Polly strolled into Gibby Green’s yard, which was unfortunate for Gibby. Unfortunate because he had been reading a book from the athenaeum, Tales of Unrest by Joseph Conrad and had just finished The Idiots. When Polly strolled through the yard, Gibby, answering nature’s call, sat in the outhouse, in the light of a hurricane lamp. When Polly bumped the outhouse, Gibby took fright and ran for the house! Within three steps his trousers dropped tripping him! He removed one leg from the trouser-tangle and hobbled at top speed, flashing pearly buttocks as he went. Albert in a silent laugh lost his top dentures, which set Henry off in a silent, pained-in-the-stomach sort of laugh!

Silently they herded Polly back onto the road, pausing for Albert to retrieve his teeth, the then skirting around Gibby’s yard to head her in the right direction. The Duke heard them coming and rather than bellow, which would have been awkward, he rumbled in his chest. Polly was a bit interested in his display too! Henry opened the gate, failing to be entirely quiet with the chain, which made him break out in a sweat! The Duke met Polly at the gate, and the silly bugger mounted her head on! Henry was too slow in ducking back to avoid the few droplets that landed on his cheek. Albert guarded his teeth this time!

Polly urinated and the Duke, as bulls do, took a good sniff, checking for pheromones, flehmen response, if you want vet-talk. It gave him the right idea and the right end to do his work! It was Albert’s job to check that it went in! Well cows can be tricky and their tail can get in the way, and after all, it was dark! After several tries, Polly’s back arched, which is the indication they were looking for! The Duke made her back arch a couple more times which was surely enough!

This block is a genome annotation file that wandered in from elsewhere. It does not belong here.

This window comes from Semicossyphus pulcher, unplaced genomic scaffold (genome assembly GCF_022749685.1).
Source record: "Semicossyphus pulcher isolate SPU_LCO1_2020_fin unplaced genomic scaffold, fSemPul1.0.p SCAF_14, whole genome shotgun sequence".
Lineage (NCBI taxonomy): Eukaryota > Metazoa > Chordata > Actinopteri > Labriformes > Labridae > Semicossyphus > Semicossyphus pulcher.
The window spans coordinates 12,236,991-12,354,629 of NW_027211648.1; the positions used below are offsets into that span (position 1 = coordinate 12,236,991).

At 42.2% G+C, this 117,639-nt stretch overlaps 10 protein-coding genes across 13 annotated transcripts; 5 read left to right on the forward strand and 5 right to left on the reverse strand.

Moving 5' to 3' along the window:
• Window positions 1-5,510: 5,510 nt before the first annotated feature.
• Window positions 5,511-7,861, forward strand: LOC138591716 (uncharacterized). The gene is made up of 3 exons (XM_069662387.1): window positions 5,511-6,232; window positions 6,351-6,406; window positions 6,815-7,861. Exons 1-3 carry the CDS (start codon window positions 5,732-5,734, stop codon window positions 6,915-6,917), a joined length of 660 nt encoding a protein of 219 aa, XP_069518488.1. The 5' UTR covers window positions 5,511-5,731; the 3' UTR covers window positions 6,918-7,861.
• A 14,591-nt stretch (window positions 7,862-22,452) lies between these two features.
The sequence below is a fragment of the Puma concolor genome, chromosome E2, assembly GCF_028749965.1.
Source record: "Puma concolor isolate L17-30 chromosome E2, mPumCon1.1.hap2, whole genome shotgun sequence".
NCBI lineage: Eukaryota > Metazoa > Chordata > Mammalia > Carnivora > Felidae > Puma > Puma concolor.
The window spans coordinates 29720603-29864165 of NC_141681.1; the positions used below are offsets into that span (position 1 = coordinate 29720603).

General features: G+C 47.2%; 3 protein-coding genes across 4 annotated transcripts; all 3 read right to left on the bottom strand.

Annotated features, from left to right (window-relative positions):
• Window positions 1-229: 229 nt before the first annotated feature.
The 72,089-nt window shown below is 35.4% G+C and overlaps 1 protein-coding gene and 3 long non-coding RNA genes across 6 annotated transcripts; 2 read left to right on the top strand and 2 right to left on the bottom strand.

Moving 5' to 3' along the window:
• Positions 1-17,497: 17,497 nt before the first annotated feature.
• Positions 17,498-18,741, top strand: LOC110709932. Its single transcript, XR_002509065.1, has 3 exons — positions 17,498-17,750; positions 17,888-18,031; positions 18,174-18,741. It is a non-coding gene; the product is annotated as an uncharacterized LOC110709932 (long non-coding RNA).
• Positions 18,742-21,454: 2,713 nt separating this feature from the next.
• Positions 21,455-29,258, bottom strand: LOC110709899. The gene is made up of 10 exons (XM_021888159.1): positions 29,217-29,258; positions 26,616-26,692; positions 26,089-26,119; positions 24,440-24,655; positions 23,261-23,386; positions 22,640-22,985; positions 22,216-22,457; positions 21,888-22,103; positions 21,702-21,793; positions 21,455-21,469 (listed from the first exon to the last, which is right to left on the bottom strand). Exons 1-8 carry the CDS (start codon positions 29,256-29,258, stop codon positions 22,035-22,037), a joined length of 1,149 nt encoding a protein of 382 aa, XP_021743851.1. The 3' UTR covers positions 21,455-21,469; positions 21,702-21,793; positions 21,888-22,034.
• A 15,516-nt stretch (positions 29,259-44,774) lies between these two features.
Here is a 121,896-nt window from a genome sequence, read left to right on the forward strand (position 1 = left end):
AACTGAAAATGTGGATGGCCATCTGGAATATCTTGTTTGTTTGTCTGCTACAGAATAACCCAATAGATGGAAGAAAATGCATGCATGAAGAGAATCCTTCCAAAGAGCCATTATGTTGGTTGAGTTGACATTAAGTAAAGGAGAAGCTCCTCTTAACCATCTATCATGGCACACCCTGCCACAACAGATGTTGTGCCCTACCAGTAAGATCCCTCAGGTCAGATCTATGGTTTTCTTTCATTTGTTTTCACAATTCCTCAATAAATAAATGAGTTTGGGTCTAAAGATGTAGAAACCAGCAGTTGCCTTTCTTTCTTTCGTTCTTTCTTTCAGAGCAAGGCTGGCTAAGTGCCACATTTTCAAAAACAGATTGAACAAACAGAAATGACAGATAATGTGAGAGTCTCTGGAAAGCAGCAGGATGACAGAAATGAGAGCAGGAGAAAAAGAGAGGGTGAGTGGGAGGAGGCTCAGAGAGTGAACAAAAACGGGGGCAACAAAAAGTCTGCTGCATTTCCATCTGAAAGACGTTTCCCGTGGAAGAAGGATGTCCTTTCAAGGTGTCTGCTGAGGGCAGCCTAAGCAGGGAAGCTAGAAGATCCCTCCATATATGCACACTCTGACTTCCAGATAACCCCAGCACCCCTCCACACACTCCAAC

The outside light at Frank’s house illuminated! Henry looked at Albert and he looked right back! Could Frank hear the mating ritual from his house? Of course. The Duke wanted to follow Polly out the gate, so Henry grabbed the ring that was through his nose, but the powerful bull simply flung him aside! Not to be beat, Henry fetched the gate chain, and passed it through the bull’s nose-ring and hooked it to the fence! That made the bugger snort! Anyway they made their escape, and Henry stayed back long enough to free the bull and secure the gate.

Frank was waiting, arms folded in the middle of the road, his eyes not yet accustomed to the dark! Albert signalled Henry to fade back into the dark and they allowed Polly to wander up the road on her own. When Frank spotted the cow, he swore and muttered about wandering stock and irresponsible farmers. He picked up some stones and threw them at her, chasing her off up the road! A responsible farmer would have put wandering stock in his yard and waited until morning. Henry didn’t feel so bad about stealing a few drops of prize semen! The pair waited until Frank’s outside light went off before they caught up with Polly and took her home, arriving some time after midnight.

Nine months later Albert woke to find Polly had calved a nice Ayrshire-Jersey cross heifer and he smiled at the way she was conceived. Multiplication, the name of the game! And Frank? Well the Duke cornered him one day, so Frank’s wife asked Henry the put a bullet in him! Subtraction!